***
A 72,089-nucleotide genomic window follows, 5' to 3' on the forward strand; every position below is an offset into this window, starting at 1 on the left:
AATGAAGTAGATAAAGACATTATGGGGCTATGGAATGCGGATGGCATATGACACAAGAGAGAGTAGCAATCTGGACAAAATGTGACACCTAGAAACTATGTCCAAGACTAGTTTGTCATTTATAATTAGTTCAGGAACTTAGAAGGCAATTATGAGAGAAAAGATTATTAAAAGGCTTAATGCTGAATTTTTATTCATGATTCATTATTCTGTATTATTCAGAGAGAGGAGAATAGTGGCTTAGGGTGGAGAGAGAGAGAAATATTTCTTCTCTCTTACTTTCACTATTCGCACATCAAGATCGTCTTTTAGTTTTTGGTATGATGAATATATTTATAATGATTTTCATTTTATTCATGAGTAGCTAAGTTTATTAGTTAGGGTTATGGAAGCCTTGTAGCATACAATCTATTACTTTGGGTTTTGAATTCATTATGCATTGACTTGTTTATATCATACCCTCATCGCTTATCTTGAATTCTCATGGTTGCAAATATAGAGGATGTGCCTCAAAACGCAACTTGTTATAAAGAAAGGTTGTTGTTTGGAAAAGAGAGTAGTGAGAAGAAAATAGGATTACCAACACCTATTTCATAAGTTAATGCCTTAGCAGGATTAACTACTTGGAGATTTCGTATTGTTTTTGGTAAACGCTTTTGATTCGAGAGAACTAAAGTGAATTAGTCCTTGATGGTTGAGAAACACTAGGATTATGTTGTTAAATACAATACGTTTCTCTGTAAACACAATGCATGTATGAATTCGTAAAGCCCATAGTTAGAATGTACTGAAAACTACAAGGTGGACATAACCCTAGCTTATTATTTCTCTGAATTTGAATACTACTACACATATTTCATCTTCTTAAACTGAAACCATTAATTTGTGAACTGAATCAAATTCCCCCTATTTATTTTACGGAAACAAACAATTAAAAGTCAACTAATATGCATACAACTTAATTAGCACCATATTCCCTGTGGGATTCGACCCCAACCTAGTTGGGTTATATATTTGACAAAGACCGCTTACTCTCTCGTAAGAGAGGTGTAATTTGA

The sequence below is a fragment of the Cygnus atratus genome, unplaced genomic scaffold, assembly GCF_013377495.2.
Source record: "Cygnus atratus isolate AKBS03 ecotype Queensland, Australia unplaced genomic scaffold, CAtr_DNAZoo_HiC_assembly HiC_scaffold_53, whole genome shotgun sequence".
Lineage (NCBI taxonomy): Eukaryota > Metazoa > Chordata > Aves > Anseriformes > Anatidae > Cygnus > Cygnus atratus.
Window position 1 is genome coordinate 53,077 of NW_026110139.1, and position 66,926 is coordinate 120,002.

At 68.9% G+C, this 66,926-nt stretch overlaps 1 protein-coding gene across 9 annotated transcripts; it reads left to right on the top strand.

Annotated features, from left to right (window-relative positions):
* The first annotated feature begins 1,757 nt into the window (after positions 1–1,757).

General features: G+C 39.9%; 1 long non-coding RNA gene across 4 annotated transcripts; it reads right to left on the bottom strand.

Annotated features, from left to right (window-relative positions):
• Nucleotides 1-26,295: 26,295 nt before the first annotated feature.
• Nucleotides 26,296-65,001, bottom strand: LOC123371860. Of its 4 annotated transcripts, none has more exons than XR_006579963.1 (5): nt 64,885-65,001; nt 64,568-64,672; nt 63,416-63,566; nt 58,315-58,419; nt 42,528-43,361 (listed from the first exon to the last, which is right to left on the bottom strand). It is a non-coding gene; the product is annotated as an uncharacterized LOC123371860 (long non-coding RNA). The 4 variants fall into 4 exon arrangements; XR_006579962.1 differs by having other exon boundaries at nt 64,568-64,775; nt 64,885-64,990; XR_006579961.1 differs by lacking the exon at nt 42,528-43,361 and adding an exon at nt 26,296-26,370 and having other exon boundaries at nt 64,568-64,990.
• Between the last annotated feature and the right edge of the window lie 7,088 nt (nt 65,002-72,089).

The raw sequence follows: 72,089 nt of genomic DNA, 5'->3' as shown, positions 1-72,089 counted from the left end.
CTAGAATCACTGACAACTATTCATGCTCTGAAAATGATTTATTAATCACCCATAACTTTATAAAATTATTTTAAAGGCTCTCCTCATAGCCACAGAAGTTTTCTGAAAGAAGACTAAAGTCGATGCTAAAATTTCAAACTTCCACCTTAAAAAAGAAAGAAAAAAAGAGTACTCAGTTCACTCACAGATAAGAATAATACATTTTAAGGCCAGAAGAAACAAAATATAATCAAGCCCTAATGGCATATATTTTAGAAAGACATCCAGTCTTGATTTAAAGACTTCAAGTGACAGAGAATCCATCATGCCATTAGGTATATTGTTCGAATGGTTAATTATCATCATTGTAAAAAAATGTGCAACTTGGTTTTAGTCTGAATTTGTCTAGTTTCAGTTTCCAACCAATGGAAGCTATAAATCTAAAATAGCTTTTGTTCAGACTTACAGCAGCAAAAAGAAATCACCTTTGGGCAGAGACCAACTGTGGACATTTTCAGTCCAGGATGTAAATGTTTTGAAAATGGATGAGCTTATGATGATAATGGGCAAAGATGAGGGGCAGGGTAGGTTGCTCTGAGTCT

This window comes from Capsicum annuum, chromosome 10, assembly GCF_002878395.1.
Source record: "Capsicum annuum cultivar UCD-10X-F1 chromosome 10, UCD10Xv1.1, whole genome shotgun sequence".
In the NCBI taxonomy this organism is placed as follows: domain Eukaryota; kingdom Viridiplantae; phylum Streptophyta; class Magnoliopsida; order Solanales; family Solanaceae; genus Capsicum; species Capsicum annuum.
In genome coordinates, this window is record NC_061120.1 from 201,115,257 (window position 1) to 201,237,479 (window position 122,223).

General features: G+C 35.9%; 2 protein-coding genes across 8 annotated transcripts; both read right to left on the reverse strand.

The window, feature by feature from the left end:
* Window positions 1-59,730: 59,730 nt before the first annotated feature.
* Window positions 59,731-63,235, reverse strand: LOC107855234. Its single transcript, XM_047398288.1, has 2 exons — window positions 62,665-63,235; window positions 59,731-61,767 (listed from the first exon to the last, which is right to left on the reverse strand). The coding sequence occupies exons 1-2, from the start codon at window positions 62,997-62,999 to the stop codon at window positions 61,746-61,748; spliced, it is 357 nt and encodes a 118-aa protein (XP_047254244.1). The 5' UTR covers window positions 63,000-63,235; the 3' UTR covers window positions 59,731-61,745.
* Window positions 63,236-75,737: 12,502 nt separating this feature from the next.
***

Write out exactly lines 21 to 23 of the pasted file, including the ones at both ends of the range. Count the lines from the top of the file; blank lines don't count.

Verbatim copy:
General features: G+C 35.9%; 2 protein-coding genes across 8 annotated transcripts; both read right to left on the reverse strand.

The window, feature by feature from the left end:
* Window positions 1-59,730: 59,730 nt before the first annotated feature.